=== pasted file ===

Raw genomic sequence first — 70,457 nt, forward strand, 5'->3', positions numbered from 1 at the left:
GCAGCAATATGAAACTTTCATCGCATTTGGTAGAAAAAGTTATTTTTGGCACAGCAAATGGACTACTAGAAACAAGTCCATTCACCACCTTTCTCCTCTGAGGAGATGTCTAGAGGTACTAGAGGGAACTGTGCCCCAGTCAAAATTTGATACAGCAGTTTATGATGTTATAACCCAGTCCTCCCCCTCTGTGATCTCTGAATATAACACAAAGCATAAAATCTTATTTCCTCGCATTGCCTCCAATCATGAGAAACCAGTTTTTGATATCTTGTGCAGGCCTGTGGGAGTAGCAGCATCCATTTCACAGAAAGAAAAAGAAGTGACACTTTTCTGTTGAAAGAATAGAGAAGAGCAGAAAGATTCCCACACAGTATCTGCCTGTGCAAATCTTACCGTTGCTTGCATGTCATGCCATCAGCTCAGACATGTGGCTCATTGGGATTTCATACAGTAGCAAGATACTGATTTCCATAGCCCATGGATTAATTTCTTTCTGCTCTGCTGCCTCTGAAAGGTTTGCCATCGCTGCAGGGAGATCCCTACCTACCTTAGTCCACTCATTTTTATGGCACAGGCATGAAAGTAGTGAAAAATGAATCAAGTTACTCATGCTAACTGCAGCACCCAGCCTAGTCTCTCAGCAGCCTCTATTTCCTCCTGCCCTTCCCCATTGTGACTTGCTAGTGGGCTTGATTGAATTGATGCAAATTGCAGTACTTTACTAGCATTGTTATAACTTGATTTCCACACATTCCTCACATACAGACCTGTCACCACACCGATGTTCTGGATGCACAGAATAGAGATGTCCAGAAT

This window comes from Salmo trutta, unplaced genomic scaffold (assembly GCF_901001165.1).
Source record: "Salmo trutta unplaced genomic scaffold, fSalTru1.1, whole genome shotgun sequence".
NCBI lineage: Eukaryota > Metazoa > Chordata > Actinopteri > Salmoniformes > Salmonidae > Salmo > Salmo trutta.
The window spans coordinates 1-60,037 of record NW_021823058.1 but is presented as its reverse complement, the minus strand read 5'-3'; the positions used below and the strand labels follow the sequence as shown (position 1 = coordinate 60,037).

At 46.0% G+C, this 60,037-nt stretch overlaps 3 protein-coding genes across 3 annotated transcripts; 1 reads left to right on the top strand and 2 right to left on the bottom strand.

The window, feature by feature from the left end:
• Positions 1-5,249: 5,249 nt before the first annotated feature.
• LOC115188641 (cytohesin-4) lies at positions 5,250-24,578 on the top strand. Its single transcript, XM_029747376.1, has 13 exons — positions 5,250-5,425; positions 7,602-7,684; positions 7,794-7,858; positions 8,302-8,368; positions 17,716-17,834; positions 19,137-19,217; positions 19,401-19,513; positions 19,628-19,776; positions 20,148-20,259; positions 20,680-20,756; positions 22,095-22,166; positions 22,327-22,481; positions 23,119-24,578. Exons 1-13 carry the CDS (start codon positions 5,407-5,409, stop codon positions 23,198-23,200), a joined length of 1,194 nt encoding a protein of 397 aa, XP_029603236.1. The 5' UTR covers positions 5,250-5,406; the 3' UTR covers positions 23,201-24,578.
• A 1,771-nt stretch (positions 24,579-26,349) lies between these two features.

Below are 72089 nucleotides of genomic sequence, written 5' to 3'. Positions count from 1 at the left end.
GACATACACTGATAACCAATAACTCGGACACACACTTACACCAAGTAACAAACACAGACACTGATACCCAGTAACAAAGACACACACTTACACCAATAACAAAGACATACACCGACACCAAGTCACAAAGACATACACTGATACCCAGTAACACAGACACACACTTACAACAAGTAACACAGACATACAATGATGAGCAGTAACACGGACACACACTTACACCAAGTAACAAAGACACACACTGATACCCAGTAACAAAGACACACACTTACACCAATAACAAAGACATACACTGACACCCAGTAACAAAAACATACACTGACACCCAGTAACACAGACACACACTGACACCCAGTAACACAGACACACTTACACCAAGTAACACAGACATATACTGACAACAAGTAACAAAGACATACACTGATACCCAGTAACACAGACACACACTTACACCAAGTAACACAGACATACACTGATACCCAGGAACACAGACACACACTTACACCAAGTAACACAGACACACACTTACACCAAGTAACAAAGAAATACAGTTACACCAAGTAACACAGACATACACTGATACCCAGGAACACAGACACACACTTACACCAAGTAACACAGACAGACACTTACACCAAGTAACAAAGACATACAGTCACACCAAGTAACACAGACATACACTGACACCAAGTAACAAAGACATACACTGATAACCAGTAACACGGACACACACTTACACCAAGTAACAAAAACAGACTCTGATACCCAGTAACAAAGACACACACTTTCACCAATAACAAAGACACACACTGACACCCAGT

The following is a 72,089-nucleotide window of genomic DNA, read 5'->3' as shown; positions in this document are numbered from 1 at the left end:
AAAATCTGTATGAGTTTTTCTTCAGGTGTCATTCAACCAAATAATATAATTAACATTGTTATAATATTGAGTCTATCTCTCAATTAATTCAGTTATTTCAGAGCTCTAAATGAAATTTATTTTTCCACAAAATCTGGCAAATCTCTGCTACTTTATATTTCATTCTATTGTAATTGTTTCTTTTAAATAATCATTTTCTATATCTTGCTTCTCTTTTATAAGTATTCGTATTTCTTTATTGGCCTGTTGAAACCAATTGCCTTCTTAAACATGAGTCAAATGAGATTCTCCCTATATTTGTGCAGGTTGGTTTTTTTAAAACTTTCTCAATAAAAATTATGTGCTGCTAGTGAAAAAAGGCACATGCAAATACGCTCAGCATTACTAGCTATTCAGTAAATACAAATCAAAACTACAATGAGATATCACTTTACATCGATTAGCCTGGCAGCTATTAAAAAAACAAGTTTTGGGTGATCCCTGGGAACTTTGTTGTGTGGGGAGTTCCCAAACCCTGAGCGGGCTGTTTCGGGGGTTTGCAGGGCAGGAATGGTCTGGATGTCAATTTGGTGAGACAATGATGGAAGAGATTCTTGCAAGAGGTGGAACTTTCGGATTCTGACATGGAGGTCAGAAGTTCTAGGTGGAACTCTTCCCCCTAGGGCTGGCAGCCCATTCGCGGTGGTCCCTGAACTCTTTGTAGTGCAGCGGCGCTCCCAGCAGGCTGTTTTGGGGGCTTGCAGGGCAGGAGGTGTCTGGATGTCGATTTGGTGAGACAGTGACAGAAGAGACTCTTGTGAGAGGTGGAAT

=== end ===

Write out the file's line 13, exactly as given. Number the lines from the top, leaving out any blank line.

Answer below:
GACATACACTGATAACCAATAACTCGGACACACACTTACACCAAGTAACAAACACAGACACTGATACCCAGTAACAAAGACACACACTTACACCAATAACAAAGACATACACCGACACCAAGTCACAAAGACATACACTGATACCCAGTAACACAGACACACACTTACAACAAGTAACACAGACATACAATGATGAGCAGTAACACGGACACACACTTACACCAAGTAACAAAGACACACACTGATACCCAGTAACAAAGACACACACTTACACCAATAACAAAGACATACACTGACACCCAGTAACAAAAACATACACTGACACCCAGTAACACAGACACACACTGACACCCAGTAACACAGACACACTTACACCAAGTAACACAGACATATACTGACAACAAGTAACAAAGACATACACTGATACCCAGTAACACAGACACACACTTACACCAAGTAACACAGACATACACTGATACCCAGGAACACAGACACACACTTACACCAAGTAACACAGACACACACTTACACCAAGTAACAAAGAAATACAGTTACACCAAGTAACACAGACATACACTGATACCCAGGAACACAGACACACACTTACACCAAGTAACACAGACAGACACTTACACCAAGTAACAAAGACATACAGTCACACCAAGTAACACAGACATACACTGACACCAAGTAACAAAGACATACACTGATAACCAGTAACACGGACACACACTTACACCAAGTAACAAAAACAGACTCTGATACCCAGTAACAAAGACACACACTTTCACCAATAACAAAGACACACACTGACACCCAGT